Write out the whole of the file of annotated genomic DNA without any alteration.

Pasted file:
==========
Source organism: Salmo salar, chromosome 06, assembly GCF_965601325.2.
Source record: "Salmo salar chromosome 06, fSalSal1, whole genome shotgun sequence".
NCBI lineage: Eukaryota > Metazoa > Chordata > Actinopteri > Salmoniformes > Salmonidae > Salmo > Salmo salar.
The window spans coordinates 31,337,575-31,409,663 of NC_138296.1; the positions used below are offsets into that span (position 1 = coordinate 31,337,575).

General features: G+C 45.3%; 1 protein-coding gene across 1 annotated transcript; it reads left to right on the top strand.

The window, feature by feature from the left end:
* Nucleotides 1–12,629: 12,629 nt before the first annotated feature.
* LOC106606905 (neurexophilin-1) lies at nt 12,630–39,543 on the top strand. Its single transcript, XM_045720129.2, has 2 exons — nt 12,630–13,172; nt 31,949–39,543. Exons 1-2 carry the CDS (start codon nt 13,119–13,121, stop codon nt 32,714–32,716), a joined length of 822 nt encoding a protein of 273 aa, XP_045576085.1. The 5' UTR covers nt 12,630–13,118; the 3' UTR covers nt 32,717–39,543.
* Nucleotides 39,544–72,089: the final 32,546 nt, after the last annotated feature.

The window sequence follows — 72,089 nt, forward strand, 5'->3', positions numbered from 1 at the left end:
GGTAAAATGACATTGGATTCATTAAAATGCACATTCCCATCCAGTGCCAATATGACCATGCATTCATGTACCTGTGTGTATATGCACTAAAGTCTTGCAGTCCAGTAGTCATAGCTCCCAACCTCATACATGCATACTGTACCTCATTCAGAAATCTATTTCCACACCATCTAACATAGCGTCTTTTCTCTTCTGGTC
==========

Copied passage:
Source organism: Salmo salar, chromosome 06, assembly GCF_965601325.2.
Source record: "Salmo salar chromosome 06, fSalSal1, whole genome shotgun sequence".
NCBI lineage: Eukaryota > Metazoa > Chordata > Actinopteri > Salmoniformes > Salmonidae > Salmo > Salmo salar.
The window spans coordinates 31,337,575-31,409,663 of NC_138296.1; the positions used below are offsets into that span (position 1 = coordinate 31,337,575).

General features: G+C 45.3%; 1 protein-coding gene across 1 annotated transcript; it reads left to right on the top strand.

The window, feature by feature from the left end:
* Nucleotides 1–12,629: 12,629 nt before the first annotated feature.
* LOC106606905 (neurexophilin-1) lies at nt 12,630–39,543 on the top strand. Its single transcript, XM_045720129.2, has 2 exons — nt 12,630–13,172; nt 31,949–39,543. Exons 1-2 carry the CDS (start codon nt 13,119–13,121, stop codon nt 32,714–32,716), a joined length of 822 nt encoding a protein of 273 aa, XP_045576085.1. The 5' UTR covers nt 12,630–13,118; the 3' UTR covers nt 32,717–39,543.
* Nucleotides 39,544–72,089: the final 32,546 nt, after the last annotated feature.

The window sequence follows — 72,089 nt, forward strand, 5'->3', positions numbered from 1 at the left end:
GGTAAAATGACATTGGATTCATTAAAATGCACATTCCCATCCAGTGCCAATATGACCATGCATTCATGTACCTGTGTGTATATGCACTAAAGTCTTGCAGTCCAGTAGTCATAGCTCCCAACCTCATACATGCATACTGTACCTCATTCAGAAATCTATTTCCACACCATCTAACATAGCGTCTTTTCTCTTCTGGTC